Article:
Jim drew his bow and waited for the buck to step out from behind the big pine. The buck took the two extra steps needed, then after looking around relaxed and began to feed in the food plot. Jim squeezed his release and the arrow took flight. The buck just stood there for a few seconds and then trotted off through the food plot and down into the wood line, never realizing he was hit. Jim sat down and wondered if he missed due to the buck’s reaction. He waited about 20 minutes and climbed down, went to the spot he had hit the deer and saw the blood trail. He had made a great shot with an excellent blood trail to follow. That is when he came to get me to help him track it.
As we followed the blood trail it didn’t take long before we found the buck, he had not traveled 70 yards from where he was shot. Needless to say we were both thrilled when we got to him. He was a big nontypical eleven point that we had not seen on camera so figured he must have been cruising through. He was a big bodied deer for the area and all Jim could do was stand there and say “Wow, what a buck”. We laughed, cried, hollered and hugged, happy that all our hard work had paid off. It is such a sweet deal when you know that all that you have done to improve a lease has paid off and that you are the ones that earned it.
After we calmed down we realized that we had to get this whitetail out. We have hauled many deer out of the woods over the years but you have to understand that where we live, there is no flat ground. He had gone about half way down an embankment and all I can say is ‘Thank goodness for antlers’. So the work began with us dragging him out. We estimated the big buck weighed about 175 lbs but by the time we got him to the top of the embankment we re-estimated him to be about 400lbs.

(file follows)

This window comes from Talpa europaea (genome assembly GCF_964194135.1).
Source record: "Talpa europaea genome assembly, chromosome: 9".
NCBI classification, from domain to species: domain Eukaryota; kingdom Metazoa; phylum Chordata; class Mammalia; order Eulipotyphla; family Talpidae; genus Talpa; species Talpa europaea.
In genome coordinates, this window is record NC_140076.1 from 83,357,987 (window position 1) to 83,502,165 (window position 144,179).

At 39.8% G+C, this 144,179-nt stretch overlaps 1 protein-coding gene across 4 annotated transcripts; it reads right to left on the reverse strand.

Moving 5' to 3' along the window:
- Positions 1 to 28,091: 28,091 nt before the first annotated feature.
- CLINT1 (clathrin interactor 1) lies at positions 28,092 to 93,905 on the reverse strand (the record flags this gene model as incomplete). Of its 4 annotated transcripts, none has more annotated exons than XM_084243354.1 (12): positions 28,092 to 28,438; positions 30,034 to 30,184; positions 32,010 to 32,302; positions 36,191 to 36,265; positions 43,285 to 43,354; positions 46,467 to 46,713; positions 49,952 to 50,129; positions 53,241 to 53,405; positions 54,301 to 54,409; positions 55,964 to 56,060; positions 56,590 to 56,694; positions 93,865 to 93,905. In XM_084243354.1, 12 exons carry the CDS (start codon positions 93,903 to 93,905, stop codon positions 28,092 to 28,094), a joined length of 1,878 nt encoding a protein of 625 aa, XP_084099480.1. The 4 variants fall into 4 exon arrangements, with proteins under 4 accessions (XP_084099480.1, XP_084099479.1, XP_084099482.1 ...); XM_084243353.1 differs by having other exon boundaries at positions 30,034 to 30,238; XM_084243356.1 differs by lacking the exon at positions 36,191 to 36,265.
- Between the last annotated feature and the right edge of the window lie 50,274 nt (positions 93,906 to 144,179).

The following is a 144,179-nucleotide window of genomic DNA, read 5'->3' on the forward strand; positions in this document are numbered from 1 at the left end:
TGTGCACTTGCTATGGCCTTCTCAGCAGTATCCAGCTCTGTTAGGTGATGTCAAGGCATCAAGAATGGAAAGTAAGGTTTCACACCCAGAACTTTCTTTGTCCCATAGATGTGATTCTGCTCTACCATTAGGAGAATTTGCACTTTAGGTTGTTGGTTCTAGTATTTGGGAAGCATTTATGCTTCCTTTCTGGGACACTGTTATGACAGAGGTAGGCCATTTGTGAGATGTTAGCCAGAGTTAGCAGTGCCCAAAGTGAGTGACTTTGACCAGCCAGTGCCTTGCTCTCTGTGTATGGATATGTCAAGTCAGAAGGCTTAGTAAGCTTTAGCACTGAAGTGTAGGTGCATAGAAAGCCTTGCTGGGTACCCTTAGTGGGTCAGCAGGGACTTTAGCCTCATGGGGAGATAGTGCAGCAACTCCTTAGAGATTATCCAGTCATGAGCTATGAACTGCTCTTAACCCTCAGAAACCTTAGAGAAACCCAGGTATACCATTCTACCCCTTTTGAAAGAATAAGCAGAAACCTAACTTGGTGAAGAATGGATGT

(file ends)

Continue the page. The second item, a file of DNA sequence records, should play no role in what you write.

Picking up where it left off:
We got him back to the food plot where we could get a good look at him. No ground shrinkage at all. Jim just sat there looking at him and still all he could say was “Wow” what a buck. I never expected to harvest a deer like this off of this lease”. You have to understand where we live there are no 200” class deer. We live in an area where hunters think if it’s brown it’s down. Management programs are not a big thing here to most hunters and we knew it would take years of managing our property before it would produce larger bucks, but somehow this one had been a very smart old boy to avoid being harvested. We guessed him to be 4 1/2 years old.
We know that the Heartland Wildlife Institute seed and supplements were the key to our success, it brought in deer all season. We will also be feeding the Rack Maker pellets over the winter and spring. We can’t wait until next season to see what is drawn to the plots. One thing that can be said, the proof is in the pudding or the food plots as we say.
- Mathews Z-7 Extreme
- Carbon Express Arrows
- Wildlife Research Center Products
- ThermaCELL Mosquito Repellant
- ThermaCELL Heated Insoles
- Muzzy Broadheads
- Camo FX
- Sure-Loc Sights
- Tru-Ball Release
- QAD HDX Ultra Rest
- Gorilla Treestands
- Gorilla Blinds
- Real Tree Camo
- Danner Boots
- Pine Ridge Archery
- Manzella Gloves
Addition: All food supplements must be void of all hunting areas 30 days prior to hunting season